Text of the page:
• Dutch
  • Frisian
  • Afrikaans
Show full table of contents
Adjectival conversion
quickinfo

Conversion to adjectives almost exclusively occurs on the basis of verbs. Nominal bases are restricted to a few material nouns from the non-native stock. An example is aluminiumaluminium, which may turn to an adjective, as in the example in aluminium fytsan aluminium bicycle. Strikingly, such converted adjectives are not inflected. Most adjectives denoting a material are derived by adding the suffix -en, however.

Conversion of verbs into adjectives occurs on a large scale; however, only with participles. Both present and past participles may be transposed, and both patterns are productive. The verb falleto fall, for instance, has the form fallend(e) as its present, en fallen as its past participle. Phrases like de fallende blêdenthe falling leaves and de fallene blêdenthe fallen leaves are illustrations of the phenomenon.

readmore

More details on converted participles can be found by following the corresponding link:

References:
    Suggestions for further reading ▼
    phonology
    • Dutch
    • Frisian
    • Afrikaans
    Show more ▼
    morphology
    • Dutch
    • Frisian
    • Afrikaans
    • Pseudo-participles
      [68%] Dutch > Morphology > Word formation > Derivation
    • Adjectival inflection
      [67%] Dutch > Morphology > Inflection
    • Separable complex verbs (SCVs)
      [65%] Dutch > Morphology > Word formation > Compounding
    • ver-
      [65%] Dutch > Morphology > Word formation > Derivation > Verbs > Verbal prefixes
    • -(e)lijk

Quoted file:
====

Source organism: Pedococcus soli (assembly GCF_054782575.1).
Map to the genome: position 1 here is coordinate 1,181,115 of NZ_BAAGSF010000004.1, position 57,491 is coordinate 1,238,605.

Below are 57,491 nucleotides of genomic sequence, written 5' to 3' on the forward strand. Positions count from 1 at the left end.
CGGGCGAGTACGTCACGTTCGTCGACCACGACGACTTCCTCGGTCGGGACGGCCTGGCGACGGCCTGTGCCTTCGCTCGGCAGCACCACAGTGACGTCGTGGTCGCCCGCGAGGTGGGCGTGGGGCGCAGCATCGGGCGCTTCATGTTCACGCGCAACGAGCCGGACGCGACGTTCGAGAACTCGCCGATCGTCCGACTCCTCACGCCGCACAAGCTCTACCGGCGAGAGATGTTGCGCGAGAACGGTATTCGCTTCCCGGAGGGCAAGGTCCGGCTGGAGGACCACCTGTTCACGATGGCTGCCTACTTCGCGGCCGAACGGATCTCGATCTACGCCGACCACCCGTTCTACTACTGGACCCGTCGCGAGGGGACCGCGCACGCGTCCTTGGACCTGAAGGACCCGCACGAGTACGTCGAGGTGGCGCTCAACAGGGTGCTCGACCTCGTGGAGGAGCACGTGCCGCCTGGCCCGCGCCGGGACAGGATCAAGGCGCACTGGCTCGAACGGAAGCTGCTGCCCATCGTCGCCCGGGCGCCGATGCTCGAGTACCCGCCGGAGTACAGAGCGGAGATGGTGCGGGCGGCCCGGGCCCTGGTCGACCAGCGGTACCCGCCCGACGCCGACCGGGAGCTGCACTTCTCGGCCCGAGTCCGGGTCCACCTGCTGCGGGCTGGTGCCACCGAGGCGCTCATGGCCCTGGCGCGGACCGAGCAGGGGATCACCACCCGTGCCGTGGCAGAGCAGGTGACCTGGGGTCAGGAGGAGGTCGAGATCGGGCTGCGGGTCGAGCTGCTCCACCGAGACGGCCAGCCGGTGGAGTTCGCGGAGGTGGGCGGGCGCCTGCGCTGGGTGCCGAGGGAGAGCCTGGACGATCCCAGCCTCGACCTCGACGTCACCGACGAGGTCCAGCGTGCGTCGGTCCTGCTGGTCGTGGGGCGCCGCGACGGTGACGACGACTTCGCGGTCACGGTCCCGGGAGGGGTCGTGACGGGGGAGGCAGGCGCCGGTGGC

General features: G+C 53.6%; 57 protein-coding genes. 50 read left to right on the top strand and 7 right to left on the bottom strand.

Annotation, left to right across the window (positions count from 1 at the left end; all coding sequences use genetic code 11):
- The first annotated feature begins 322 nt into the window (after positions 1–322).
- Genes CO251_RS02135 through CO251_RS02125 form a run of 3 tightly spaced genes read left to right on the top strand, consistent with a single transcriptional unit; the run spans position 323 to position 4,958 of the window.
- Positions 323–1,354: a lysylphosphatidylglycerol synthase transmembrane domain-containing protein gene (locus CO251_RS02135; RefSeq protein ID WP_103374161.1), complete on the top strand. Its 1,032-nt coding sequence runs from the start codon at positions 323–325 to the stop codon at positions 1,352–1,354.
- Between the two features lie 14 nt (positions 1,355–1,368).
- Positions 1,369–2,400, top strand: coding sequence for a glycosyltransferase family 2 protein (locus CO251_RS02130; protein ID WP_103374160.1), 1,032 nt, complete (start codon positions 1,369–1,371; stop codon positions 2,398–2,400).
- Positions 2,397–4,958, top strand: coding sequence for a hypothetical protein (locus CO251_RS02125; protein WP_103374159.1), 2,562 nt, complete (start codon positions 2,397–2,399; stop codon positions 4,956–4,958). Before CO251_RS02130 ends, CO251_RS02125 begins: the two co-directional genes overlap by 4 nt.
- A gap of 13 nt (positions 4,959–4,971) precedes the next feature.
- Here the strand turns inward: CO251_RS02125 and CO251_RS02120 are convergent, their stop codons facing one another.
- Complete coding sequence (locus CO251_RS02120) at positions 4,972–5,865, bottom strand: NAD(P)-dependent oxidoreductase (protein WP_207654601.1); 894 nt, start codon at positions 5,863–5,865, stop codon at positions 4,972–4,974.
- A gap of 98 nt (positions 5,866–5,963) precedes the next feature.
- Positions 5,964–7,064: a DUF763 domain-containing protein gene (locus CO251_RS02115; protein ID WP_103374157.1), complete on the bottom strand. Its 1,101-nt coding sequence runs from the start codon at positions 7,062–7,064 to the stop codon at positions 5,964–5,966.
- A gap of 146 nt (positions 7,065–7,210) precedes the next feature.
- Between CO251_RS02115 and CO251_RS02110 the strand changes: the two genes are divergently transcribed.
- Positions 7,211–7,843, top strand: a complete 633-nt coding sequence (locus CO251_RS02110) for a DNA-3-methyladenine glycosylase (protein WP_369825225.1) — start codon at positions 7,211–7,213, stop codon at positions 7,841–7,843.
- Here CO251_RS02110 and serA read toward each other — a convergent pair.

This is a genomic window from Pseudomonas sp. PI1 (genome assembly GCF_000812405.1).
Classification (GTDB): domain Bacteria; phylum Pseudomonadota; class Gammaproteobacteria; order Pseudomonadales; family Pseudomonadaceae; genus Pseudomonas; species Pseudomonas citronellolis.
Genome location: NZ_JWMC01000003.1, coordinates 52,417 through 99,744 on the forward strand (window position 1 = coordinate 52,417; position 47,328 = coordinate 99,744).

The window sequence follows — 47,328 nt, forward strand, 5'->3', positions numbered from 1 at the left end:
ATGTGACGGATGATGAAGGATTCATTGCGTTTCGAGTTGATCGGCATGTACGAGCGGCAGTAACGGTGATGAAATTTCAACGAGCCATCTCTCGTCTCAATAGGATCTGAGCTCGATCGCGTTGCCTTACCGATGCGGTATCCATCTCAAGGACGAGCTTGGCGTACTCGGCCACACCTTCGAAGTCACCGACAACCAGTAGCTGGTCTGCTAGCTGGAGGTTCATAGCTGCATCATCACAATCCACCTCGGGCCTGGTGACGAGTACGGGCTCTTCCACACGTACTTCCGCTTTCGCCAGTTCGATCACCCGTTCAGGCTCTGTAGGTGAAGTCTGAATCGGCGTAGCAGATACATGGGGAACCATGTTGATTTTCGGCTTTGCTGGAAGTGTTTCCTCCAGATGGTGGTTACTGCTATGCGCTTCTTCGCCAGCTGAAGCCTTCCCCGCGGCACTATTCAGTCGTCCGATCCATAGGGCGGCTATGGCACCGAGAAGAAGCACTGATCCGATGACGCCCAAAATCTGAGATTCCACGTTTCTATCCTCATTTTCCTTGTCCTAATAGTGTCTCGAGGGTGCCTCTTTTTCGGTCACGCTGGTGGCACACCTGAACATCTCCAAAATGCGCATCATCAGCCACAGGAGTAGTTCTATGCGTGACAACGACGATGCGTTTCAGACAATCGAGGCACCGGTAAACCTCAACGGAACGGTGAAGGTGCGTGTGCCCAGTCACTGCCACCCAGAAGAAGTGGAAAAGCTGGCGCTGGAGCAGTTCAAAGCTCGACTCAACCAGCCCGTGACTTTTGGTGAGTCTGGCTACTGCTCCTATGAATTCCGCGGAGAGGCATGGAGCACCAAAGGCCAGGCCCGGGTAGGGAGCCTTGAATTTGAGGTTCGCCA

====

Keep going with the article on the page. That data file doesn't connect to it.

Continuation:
[64%] Dutch > Morphology > Word formation > Derivation > Adjectives > Adjectival suffixes
    • V > A
      [68%] Frisian > Morphology > Word formation > Derivation > Conversion > Adjectival conversion
    • -heid, -ens and -ichheid
      [65%] Frisian > Morphology > Word formation > Derivation > Suffixation > Nominal suffixes > Adjective as base
    • N > V
      [65%] Frisian > Morphology > Word formation > Derivation > Conversion > Verbal conversion
    • Verbal suffixes
      [65%] Frisian > Morphology > Word formation > Derivation > Suffixation
    • -ig
      [65%] Frisian > Morphology > Word formation > Derivation > Suffixation > Verbal suffixes > Noun as base
    Show more ▼
    syntax
    • Dutch
    • Frisian
    • Afrikaans
    • 1.3.1.4. Ge-nominalization
      [65%] Dutch > Syntax > Nouns and Noun Phrases > 1 Characterization and classification > 1.3. Derivation of nouns > 1.3.1. Deverbal nouns
    • 1.3.2. Deadjectival nouns
      [65%] Dutch > Syntax > Nouns and Noun Phrases > 1 Characterization and classification > 1.3. Derivation of nouns
    • 1.3.3. Relational adjectives
      [65%] Dutch > Syntax > Adjectives and Adjective Phrases > 1 Characteristics and classification > 1.3. A semantic classification
    • 1.3. Inflection
      [65%] Dutch > Syntax > Verbs and Verb Phrases > 1 Characterization and classification
    • Introduction
      [64%] Dutch > Syntax > Adjectives and Adjective Phrases > 1 Characteristics and classification
    • Characteristics and classification
      [66%] Afrikaans > Syntax > Adjective Phrases
    • Mood
      [64%] Afrikaans > Syntax > Verbs and Verb Phrases > 1. Characterization and classification
    • Complementation
      [64%] Afrikaans > Syntax > Adjective Phrases
    • The regular passive
      [63%] Afrikaans > Syntax > Verbs and Verb Phrases > 3. Alternations > 3.2 Alternations involving the external argument > 3.2.1 Passivisation
    • Other constructions
      [63%] Afrikaans > Syntax > Adjective Phrases > Modification and Degree Quantification
    Show more ▼
    cite
    print